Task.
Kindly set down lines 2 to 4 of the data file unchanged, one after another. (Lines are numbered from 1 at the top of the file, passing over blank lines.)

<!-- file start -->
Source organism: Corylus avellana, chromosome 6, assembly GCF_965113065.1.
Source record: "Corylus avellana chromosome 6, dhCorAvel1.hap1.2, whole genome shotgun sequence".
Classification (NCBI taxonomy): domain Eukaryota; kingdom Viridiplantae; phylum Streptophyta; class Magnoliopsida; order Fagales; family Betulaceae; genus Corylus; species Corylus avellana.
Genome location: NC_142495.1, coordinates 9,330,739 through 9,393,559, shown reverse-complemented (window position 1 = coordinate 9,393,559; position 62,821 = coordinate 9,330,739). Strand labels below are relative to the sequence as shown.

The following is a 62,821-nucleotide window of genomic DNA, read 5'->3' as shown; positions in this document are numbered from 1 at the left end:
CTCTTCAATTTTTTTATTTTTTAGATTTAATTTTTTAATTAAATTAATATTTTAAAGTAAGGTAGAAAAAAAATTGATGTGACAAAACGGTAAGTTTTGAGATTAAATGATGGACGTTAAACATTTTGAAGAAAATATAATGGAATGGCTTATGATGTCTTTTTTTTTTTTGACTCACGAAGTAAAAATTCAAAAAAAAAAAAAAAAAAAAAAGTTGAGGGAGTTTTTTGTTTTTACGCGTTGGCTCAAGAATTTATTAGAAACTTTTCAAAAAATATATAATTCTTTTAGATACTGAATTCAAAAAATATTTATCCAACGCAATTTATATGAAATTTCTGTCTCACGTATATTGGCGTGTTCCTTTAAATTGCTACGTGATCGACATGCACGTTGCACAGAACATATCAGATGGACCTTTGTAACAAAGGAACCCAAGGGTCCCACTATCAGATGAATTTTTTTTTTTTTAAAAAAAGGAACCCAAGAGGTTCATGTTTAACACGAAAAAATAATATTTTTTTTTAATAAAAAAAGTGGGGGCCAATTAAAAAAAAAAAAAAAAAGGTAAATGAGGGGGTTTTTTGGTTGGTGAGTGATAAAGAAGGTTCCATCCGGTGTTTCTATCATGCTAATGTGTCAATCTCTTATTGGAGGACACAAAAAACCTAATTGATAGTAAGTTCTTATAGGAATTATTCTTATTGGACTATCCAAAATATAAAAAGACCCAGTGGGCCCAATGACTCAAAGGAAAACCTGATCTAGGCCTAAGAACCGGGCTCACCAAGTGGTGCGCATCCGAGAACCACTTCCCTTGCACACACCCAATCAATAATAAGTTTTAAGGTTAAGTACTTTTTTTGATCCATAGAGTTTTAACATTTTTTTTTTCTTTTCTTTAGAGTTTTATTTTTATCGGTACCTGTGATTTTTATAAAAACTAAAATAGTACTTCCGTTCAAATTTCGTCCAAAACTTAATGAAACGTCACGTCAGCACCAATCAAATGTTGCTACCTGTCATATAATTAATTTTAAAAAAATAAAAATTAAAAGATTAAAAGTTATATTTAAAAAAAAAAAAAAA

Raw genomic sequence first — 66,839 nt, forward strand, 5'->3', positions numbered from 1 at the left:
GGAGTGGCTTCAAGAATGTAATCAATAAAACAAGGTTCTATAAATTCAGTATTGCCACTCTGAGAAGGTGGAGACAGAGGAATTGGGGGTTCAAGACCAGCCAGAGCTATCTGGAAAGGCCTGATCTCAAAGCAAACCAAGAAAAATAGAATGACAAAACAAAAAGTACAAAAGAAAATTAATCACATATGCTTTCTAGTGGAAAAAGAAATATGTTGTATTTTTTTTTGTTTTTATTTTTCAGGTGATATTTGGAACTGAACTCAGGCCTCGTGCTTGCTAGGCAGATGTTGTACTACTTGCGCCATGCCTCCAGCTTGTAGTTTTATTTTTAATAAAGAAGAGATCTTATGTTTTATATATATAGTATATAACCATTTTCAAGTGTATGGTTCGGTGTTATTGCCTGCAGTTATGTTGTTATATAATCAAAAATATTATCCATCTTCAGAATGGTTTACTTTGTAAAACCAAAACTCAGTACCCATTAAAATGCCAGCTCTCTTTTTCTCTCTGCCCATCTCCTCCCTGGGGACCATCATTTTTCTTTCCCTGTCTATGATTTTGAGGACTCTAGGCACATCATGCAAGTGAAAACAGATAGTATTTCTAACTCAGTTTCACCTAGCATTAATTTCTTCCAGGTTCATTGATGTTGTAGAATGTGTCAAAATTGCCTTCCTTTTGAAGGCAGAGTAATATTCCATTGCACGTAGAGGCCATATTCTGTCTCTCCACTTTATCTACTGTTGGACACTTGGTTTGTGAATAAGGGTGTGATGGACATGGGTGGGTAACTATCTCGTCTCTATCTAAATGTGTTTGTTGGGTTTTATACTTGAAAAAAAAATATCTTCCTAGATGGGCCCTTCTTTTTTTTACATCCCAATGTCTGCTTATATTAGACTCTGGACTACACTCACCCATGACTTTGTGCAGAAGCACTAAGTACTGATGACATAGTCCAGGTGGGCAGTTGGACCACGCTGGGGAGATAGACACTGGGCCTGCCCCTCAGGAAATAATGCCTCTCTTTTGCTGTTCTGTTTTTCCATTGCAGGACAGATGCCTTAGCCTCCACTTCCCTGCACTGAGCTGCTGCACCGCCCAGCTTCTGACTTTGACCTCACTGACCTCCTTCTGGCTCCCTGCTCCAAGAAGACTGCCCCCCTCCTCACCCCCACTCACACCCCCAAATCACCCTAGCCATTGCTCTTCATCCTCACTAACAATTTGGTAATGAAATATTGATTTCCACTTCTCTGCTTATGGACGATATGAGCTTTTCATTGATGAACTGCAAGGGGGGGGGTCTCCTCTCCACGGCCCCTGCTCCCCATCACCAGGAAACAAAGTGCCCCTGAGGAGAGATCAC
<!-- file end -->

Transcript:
Source record: "Corylus avellana chromosome 6, dhCorAvel1.hap1.2, whole genome shotgun sequence".
Classification (NCBI taxonomy): domain Eukaryota; kingdom Viridiplantae; phylum Streptophyta; class Magnoliopsida; order Fagales; family Betulaceae; genus Corylus; species Corylus avellana.
Genome location: NC_142495.1, coordinates 9,330,739 through 9,393,559, shown reverse-complemented (window position 1 = coordinate 9,393,559; position 62,821 = coordinate 9,330,739). Strand labels below are relative to the sequence as shown.